One of ordinary skill in the art will recognize that, generally, most of the processing described in this disclosure may be implemented in a similar fashion. Any of the circuit(s) or circuit sections may be implemented alone or in combination as part of an integrated circuit with one or more processors. The one or more of the circuits may be implemented on an integrated circuit, an Advance RISC Machine (ARM) processor, a digital signal processor (DSP), a general purpose processor, etc.

One or more of the components, steps, and/or functions illustrated in FIGS. 1, 2, 3, 4, 5, 6, 7, 8, 9, 10, 11, 12, 13, 14 and/or 15 may be rearranged and/or combined into a single component, step, or function or embodied in several components, steps, or functions. Additional elements, components, steps, and/or functions may also be added. The apparatus, devices, and/or components illustrated in FIGS. 9, 10, 12 and/or 14 may be configured or adapted to perform one or more of the methods, features, or steps described in FIGS. 11, 13 and/or 15. The features described herein may be efficiently implemented in software and/or embedded hardware.

Those of skill in the art would further appreciate that the various illustrative logical blocks, modules, circuits, and algorithm steps described in connection with the configurations disclosed herein may be implemented as electronic hardware, computer software, or combinations of both. To clearly illustrate this interchangeability of hardware and software, various illustrative components, blocks, modules, circuits, and steps have been described above generally in terms of their functionality. Whether such functionality is implemented as hardware or software depends upon the particular application and design constraints imposed on the overall system.

The various features described herein can be implemented in different systems. For example, assisted acquisition may be implemented in a single circuit or module, on separate circuits or modules, executed by one or more processors, executed by computer-readable instructions incorporated in a machine-readable or computer-readable medium, and/or embodied in a handheld device, mobile computer, and/or mobile phone.

It should be noted that the foregoing configurations are merely examples and are not to be construed as limiting the claims. The description of the configurations is intended to be illustrative, and not to limit the scope of the claims. As such, the present teachings can be readily applied to other types of apparatuses and many alternatives, modifications, and variations will be apparent to those skilled in the art.

Claims (57)

What is claimed is:
1. A method operational on an access terminal for assisted initial network acquisition of a first wireless network, comprising:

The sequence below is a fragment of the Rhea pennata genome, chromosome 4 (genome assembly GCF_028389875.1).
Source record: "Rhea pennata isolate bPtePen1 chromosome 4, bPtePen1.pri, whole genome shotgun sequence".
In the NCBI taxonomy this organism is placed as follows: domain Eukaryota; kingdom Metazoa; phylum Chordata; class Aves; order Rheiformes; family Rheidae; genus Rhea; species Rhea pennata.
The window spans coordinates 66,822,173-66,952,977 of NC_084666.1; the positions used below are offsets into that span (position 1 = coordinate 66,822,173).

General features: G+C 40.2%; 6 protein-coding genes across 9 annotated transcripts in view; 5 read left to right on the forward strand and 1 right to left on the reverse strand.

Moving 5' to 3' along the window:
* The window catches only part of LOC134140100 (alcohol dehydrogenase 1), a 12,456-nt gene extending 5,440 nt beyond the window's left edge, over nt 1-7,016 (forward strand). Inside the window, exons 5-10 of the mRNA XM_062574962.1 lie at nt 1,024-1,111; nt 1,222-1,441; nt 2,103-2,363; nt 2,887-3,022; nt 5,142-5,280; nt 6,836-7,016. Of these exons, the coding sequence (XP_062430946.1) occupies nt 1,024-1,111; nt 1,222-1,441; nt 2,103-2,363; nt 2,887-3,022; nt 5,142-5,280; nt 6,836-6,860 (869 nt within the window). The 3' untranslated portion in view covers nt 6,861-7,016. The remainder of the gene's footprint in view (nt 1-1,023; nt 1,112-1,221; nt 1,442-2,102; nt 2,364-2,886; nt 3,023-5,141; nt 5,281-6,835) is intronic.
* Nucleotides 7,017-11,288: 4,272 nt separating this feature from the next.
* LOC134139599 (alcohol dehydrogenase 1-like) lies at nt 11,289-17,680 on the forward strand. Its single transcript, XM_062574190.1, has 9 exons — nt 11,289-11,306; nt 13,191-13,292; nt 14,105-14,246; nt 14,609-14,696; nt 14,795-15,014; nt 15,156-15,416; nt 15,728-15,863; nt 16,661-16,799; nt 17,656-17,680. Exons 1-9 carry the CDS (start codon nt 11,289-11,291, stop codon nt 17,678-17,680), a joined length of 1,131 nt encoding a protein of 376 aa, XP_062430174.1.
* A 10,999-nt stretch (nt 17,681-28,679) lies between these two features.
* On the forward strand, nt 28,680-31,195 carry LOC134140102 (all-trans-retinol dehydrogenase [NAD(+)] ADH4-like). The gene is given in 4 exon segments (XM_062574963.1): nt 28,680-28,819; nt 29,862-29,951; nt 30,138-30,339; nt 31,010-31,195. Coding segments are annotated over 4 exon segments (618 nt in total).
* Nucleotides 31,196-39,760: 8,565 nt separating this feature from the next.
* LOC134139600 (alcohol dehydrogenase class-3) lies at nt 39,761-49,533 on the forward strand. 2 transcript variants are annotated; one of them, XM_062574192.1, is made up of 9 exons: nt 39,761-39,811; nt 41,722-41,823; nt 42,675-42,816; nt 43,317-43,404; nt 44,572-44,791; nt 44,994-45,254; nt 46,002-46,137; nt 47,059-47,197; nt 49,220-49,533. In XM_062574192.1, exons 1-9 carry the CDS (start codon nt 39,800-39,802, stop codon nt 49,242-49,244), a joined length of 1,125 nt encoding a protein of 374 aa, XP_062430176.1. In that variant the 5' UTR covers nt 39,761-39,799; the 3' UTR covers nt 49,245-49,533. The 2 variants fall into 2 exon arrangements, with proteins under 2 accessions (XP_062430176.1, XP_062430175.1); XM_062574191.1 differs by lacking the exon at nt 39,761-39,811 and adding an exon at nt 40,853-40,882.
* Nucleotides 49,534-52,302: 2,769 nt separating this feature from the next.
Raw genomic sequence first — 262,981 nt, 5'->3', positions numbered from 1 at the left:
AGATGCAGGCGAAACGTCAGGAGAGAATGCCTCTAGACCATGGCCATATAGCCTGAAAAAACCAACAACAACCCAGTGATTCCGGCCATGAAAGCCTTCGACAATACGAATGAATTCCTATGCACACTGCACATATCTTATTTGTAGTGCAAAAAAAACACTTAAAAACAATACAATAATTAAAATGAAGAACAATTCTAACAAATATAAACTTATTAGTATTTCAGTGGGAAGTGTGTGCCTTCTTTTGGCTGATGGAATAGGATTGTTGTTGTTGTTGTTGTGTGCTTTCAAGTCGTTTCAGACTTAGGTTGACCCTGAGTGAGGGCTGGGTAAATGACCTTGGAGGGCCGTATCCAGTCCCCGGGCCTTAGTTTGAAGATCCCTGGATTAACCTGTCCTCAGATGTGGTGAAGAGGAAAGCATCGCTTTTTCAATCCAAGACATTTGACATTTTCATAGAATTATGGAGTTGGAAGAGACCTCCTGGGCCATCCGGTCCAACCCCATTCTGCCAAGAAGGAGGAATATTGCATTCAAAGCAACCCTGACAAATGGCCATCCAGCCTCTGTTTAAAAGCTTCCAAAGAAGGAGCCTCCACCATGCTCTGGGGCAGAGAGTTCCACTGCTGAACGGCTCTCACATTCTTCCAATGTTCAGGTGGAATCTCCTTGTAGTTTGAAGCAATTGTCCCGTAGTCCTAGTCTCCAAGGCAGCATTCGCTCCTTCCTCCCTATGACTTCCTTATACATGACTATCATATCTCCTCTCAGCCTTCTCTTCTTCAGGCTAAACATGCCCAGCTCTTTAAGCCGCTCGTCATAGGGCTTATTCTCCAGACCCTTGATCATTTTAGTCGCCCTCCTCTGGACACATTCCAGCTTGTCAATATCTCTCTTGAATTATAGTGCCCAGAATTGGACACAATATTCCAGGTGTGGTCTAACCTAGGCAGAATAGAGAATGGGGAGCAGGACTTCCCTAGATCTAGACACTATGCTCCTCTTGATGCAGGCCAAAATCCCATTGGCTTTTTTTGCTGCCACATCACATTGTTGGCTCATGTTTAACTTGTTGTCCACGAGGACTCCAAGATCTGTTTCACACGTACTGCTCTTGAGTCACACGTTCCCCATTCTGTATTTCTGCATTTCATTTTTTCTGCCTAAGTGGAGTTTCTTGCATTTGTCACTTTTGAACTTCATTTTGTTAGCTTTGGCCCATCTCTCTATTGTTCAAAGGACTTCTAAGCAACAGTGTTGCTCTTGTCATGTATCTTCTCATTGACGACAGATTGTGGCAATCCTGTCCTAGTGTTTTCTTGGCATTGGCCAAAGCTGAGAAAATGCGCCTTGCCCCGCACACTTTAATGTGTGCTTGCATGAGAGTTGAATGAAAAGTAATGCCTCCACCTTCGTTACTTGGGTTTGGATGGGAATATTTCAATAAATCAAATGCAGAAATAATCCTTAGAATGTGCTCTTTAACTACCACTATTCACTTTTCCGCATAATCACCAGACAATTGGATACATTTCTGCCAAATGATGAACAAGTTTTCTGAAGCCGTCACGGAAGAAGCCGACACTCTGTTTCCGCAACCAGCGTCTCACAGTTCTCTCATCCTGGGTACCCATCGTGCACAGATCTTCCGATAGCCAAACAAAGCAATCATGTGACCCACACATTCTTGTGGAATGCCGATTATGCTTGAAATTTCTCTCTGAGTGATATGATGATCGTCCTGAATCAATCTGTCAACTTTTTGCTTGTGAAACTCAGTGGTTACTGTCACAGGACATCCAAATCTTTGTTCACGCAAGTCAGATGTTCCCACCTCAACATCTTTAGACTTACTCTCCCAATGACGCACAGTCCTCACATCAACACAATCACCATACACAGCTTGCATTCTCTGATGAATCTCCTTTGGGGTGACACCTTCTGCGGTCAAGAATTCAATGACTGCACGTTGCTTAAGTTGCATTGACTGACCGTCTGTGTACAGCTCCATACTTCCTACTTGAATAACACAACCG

broadcasting a request for a first wireless network information over a second wireless network;
receiving the first wireless network information from an assisting access terminal over the second wireless network, wherein the assisting access terminal is already part of a first wireless network associated with the first wireless network information and the first wireless network being of a different type than the second wireless network;
receiving clock timing information regarding the first wireless network from the assisting access terminal via the second wireless network;
adjusting the received first wireless network information based on the received clock timing information;
detecting the first wireless network over the first wireless network based on the received first wireless network information received from the assisting access terminal over the second wireless network; and
acquiring communication service over the first wireless network through the access terminal different from the assisting access terminal.
2. The method of claim 1, wherein at least one of the first wireless network and second wireless network is a peer-to-peer network.
3. The method of claim 1, wherein the first wireless network is detected and the communication service is acquired via a first communication interface, and the request is broadcasted and the first wireless network information is received via a second communication interface, the first wireless network being of a different type than the second wireless network.
4. The method of claim 3, wherein at least one of the first communication interface and second communication interface is a short range communication interface.
5. The method of claim 1, wherein the first wireless network is an ultra wide band network.
6. The method of claim 1, wherein the second wireless network is a Bluetooth-compliant network.
7. The method of claim 1, wherein the access terminal is starting or resuming operations in an unknown personal area network when it broadcasts the request for the first wireless network information.